A 2008 New York Times’ article In High-Tech Game, Football Sticks to an Old Measure of Success looked at the 100 year old history — virtually unchanged — of sideline sticks and markers used to measure the distance football teams need to make a first down.
The article speculated whether advances in technology would render the “Chain Gang” obsolete. At the same time, the article pointed to the inherent drama involved when human beings — not microchips — march from the sidelines onto the field:
The ritualistic on-field measurement can be a dramatic, momentum-swinging event as anticipated as any pass or handoff. An official protectively holds the ball against the ground, because precision is suddenly important. The chains arrive from the sideline. An official slowly pulls the chain taut. Breaths are held.
To observe this ritual first hand, Chain Gang member and President of the Brighton Chamber of Commerce Nelson Lopatin invited me and Peter McGowan, a reporter for Brighton High School’s Trapezoid, to meet the crew before last night’s Greece Athena at Brighton’s game at Reifsteck Field.
Peter and I watched as the crew prepared the sticks and markers. Alas, one of the more colorful members, only known as “Clipper,” had to miss the game.
We learned the Chain Gang — always positioned on the visitor’s side — is part of the officiating crew, although the gang are unpaid volunteers. The field official directs the crew to move the chains, then the official marks with his foot where the sticks should be placed.Nelson had been back on the Chain Gang for 17 years. Always at his post, Nelson said he has moved the sticks during late October driving snow storms. Late October, I wondered? Nelson said climate change has made Rochester winters more bearable — and life on the chain gang a little easier.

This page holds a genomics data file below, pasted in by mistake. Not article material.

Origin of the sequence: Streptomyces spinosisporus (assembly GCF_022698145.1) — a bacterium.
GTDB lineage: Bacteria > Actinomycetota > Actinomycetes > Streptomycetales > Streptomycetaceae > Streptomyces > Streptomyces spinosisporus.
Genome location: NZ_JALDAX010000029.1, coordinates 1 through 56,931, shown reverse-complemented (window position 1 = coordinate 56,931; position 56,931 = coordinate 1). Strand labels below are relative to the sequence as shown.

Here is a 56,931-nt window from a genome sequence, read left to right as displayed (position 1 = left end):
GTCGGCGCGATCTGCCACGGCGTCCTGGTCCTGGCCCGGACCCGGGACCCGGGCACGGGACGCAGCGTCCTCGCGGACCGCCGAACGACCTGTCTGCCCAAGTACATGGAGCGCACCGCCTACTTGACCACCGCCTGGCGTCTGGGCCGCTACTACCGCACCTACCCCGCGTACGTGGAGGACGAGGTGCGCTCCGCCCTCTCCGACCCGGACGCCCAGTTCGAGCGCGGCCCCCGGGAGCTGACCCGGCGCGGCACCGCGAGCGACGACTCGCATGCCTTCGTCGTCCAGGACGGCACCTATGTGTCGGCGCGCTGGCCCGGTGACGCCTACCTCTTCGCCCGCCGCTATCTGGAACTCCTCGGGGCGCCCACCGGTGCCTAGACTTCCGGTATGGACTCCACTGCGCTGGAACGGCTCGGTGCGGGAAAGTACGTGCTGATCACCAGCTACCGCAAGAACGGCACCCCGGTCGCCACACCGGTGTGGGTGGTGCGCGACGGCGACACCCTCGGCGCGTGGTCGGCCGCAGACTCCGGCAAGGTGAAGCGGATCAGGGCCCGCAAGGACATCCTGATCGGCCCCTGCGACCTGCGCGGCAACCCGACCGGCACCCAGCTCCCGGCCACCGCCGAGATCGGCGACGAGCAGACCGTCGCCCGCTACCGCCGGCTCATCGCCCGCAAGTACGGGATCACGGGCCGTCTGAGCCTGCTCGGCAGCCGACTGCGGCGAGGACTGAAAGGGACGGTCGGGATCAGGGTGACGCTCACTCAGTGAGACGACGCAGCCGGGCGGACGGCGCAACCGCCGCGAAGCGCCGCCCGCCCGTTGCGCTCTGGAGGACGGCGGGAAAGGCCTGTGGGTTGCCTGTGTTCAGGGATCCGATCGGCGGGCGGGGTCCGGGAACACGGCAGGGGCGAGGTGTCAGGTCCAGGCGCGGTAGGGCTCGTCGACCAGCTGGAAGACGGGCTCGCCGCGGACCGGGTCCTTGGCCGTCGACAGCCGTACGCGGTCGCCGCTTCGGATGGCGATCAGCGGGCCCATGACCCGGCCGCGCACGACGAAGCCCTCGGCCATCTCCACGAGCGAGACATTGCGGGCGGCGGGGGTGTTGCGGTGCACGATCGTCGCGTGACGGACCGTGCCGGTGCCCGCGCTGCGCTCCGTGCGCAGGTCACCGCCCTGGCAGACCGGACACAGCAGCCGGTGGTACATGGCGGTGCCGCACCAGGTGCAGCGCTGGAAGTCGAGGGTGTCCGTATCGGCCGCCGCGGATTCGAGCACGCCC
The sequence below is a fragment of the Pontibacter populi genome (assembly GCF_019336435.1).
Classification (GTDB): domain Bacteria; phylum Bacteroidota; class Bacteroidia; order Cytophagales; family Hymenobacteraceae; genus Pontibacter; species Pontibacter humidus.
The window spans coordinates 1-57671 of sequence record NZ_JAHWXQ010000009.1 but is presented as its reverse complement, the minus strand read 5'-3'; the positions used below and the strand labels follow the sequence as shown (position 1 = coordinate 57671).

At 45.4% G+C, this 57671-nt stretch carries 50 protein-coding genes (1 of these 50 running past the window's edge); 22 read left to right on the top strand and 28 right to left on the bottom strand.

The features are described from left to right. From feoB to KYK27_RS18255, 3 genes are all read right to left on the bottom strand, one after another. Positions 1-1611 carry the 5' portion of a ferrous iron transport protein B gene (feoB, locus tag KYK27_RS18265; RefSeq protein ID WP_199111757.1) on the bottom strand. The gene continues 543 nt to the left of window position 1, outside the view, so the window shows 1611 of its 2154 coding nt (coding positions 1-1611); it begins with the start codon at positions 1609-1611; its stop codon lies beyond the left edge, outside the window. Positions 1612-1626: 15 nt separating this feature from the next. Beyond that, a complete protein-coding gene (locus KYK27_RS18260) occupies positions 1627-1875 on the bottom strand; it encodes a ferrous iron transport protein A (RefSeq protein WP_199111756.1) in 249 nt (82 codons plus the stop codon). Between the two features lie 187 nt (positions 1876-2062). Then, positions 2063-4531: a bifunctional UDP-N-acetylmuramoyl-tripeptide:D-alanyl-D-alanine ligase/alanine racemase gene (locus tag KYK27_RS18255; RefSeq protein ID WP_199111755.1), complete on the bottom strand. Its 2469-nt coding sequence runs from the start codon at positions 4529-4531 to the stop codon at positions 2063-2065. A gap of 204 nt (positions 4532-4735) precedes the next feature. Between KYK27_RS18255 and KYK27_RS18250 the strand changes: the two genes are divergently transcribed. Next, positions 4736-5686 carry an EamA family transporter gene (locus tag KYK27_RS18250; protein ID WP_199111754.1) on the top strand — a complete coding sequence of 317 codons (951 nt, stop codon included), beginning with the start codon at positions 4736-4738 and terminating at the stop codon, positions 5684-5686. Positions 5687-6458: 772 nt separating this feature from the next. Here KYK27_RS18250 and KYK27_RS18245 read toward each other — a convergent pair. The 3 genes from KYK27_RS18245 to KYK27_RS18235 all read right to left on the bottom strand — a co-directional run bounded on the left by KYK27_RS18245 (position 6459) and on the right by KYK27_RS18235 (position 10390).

Nelson added that for him the hardest play is the first one in the second half. At halftime while resting, Nelson usually eats a hot dog. Just after eating, Nelson dreads a long completed pass or run on that first second half play, one requiring him to sprint 60 yards down the sideline carrying the stick.
As I am a baseball and softball umpire, I asked a question I sometimes get. Could a chain gang official possibly intentionally alter the course of a game without anyone knowing?
Nelson explained that the chain gang has no discretion where to place the marker; the field official decides. Fellow chainer Richard Beers (also a lawyer) concurred. Dick said there is close to zero discrepancy between the field officials’ spot direction and where the chain is placed. Hence, no record exists of a chain gang point fixing scandal.
Before the game, Dick said he particularly enjoyed been right in the middle of the in-game chatter. As I stood next to the chain guys, my experience of the game intensified. Although rooting for Brighton, I felt the passion of the Athena players — some of whom never played a down — as they cheered their teammates. I sensed how football players put aside their individual concerns as they embrace the collective effort.
I also watched as Dick deftly dropped his stick and scooted out of the way as players rolled near him during a sideline play.
One of the most dramatic moments of the game was Brighton, trailing 20 – 14 in the 4th quarter, driving for a score. Near the goal line, it was unclear if Brighton had made a first down.
During the entire game, the crew had remained fully focused on the game, never displaying any emotional reactions to a play.
Right before the official called the crew onto the field to mark his critical spot, Dick said to me in passing, this is a big call.
This was the moment the Times writer had described: An official slowly pulls the chain taut. Breaths are held. Reifsteck was on the edge of its seats. First down! Barons fans swooned while the Athena side squirmed.
After the game, I congratulated Nelson and the crew on a job well done. As that umpire, I know officials are the unsung heroes of any sporting event.
Nelson suggested this game as much as any other showed why yard marking doesn’t need any technological enhancement. Keep the human element, Nelson said, and I agree.
Also at Reifsteck to capture the game and every move of the Chain Gang was Phil’s End Zone video crew.
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